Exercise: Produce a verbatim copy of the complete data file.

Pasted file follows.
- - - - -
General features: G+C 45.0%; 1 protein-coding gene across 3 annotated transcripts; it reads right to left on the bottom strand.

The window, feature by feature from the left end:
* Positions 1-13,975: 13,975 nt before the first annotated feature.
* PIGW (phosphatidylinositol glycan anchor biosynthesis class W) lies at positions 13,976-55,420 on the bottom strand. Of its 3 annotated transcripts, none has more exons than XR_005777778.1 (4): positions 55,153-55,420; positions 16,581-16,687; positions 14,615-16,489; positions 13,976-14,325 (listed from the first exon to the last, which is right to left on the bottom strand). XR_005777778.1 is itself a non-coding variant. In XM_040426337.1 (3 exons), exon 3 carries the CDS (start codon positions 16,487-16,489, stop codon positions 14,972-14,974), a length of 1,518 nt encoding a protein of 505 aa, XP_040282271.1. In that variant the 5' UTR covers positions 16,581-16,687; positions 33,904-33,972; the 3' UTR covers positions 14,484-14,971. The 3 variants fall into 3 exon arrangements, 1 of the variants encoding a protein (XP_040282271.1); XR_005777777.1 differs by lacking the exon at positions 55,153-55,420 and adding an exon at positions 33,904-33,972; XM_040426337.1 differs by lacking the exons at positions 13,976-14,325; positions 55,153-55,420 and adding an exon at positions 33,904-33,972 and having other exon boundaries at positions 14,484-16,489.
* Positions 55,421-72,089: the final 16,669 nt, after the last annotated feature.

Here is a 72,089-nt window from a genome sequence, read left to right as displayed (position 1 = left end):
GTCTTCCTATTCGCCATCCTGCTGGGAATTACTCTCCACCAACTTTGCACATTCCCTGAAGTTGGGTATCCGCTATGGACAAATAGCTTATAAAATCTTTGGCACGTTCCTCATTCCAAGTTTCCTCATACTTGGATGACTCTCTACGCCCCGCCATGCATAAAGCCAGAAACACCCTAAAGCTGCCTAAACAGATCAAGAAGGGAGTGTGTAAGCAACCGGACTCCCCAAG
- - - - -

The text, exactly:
General features: G+C 45.0%; 1 protein-coding gene across 3 annotated transcripts; it reads right to left on the bottom strand.

The window, feature by feature from the left end:
* Positions 1-13,975: 13,975 nt before the first annotated feature.
* PIGW (phosphatidylinositol glycan anchor biosynthesis class W) lies at positions 13,976-55,420 on the bottom strand. Of its 3 annotated transcripts, none has more exons than XR_005777778.1 (4): positions 55,153-55,420; positions 16,581-16,687; positions 14,615-16,489; positions 13,976-14,325 (listed from the first exon to the last, which is right to left on the bottom strand). XR_005777778.1 is itself a non-coding variant. In XM_040426337.1 (3 exons), exon 3 carries the CDS (start codon positions 16,487-16,489, stop codon positions 14,972-14,974), a length of 1,518 nt encoding a protein of 505 aa, XP_040282271.1. In that variant the 5' UTR covers positions 16,581-16,687; positions 33,904-33,972; the 3' UTR covers positions 14,484-14,971. The 3 variants fall into 3 exon arrangements, 1 of the variants encoding a protein (XP_040282271.1); XR_005777777.1 differs by lacking the exon at positions 55,153-55,420 and adding an exon at positions 33,904-33,972; XM_040426337.1 differs by lacking the exons at positions 13,976-14,325; positions 55,153-55,420 and adding an exon at positions 33,904-33,972 and having other exon boundaries at positions 14,484-16,489.
* Positions 55,421-72,089: the final 16,669 nt, after the last annotated feature.

Here is a 72,089-nt window from a genome sequence, read left to right as displayed (position 1 = left end):
GTCTTCCTATTCGCCATCCTGCTGGGAATTACTCTCCACCAACTTTGCACATTCCCTGAAGTTGGGTATCCGCTATGGACAAATAGCTTATAAAATCTTTGGCACGTTCCTCATTCCAAGTTTCCTCATACTTGGATGACTCTCTACGCCCCGCCATGCATAAAGCCAGAAACACCCTAAAGCTGCCTAAACAGATCAAGAAGGGAGTGTGTAAGCAACCGGACTCCCCAAG